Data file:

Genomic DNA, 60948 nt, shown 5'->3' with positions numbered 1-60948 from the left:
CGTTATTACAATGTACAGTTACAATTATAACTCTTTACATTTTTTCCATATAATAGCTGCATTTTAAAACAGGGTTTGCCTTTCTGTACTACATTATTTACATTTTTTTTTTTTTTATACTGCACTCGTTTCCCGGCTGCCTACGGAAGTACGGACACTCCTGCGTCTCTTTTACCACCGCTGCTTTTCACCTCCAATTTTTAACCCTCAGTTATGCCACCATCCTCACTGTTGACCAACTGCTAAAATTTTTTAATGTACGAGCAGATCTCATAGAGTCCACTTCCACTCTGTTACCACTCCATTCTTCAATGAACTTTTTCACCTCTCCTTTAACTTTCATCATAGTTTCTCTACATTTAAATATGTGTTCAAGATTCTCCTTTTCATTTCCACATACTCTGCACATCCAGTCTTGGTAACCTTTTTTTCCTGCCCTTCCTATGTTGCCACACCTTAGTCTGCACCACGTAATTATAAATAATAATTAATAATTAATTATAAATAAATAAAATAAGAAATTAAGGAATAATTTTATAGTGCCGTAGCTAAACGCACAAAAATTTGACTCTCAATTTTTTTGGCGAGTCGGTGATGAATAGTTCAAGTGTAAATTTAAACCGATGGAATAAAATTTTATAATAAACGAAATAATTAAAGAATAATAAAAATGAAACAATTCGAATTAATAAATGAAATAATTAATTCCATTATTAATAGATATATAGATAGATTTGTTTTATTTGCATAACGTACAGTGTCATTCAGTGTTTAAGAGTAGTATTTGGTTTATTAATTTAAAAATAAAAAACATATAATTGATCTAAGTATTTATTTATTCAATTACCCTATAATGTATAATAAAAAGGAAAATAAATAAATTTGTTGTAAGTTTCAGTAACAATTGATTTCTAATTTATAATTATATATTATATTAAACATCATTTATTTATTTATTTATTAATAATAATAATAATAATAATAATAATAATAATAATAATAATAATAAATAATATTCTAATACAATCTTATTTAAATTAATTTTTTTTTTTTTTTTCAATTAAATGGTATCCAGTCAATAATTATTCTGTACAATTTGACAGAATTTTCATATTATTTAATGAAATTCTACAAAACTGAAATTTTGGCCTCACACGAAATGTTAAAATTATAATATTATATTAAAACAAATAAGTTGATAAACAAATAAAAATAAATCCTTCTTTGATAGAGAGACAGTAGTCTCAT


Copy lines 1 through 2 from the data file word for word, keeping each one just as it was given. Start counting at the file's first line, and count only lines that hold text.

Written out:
Genomic DNA, 60948 nt, shown 5'->3' with positions numbered 1-60948 from the left:
CGTTATTACAATGTACAGTTACAATTATAACTCTTTACATTTTTTCCATATAATAGCTGCATTTTAAAACAGGGTTTGCCTTTCTGTACTACATTATTTACATTTTTTTTTTTTTTATACTGCACTCGTTTCCCGGCTGCCTACGGAAGTACGGACACTCCTGCGTCTCTTTTACCACCGCTGCTTTTCACCTCCAATTTTTAACCCTCAGTTATGCCACCATCCTCACTGTTGACCAACTGCTAAAATTTTTTAATGTACGAGCAGATCTCATAGAGTCCACTTCCACTCTGTTACCACTCCATTCTTCAATGAACTTTTTCACCTCTCCTTTAACTTTCATCATAGTTTCTCTACATTTAAATATGTGTTCAAGATTCTCCTTTTCATTTCCACATACTCTGCACATCCAGTCTTGGTAACCTTTTTTTCCTGCCCTTCCTATGTTGCCACACCTTAGTCTGCACCACGTAATTATAAATAATAATTAATAATTAATTATAAATAAATAAAATAAGAAATTAAGGAATAATTTTATAGTGCCGTAGCTAAACGCACAAAAATTTGACTCTCAATTTTTTTGGCGAGTCGGTGATGAATAGTTCAAGTGTAAATTTAAACCGATGGAATAAAATTTTATAATAAACGAAATAATTAAAGAATAATAAAAATGAAACAATTCGAATTAATAAATGAAATAATTAATTCCATTATTAATAGATATATAGATAGATTTGTTTTATTTGCATAACGTACAGTGTCATTCAGTGTTTAAGAGTAGTATTTGGTTTATTAATTTAAAAATAAAAAACATATAATTGATCTAAGTATTTATTTATTCAATTACCCTATAATGTATAATAAAAAGGAAAATAAATAAATTTGTTGTAAGTTTCAGTAACAATTGATTTCTAATTTATAATTATATATTATATTAAACATCATTTATTTATTTATTTATTAATAATAATAATAATAATAATAATAATAATAATAATAATAATAATAAATAATATTCTAATACAATCTTATTTAAATTAATTTTTTTTTTTTTTTTCAATTAAATGGTATCCAGTCAATAATTATTCTGTACAATTTGACAGAATTTTCATATTATTTAATGAAATTCTACAAAACTGAAATTTTGGCCTCACACGAAATGTTAAAATTATAATATTATATTAAAACAAATAAGTTGATAAACAAATAAAAATAAATCCTTCTTTGATAGAGAGACAGTAGTCTCAT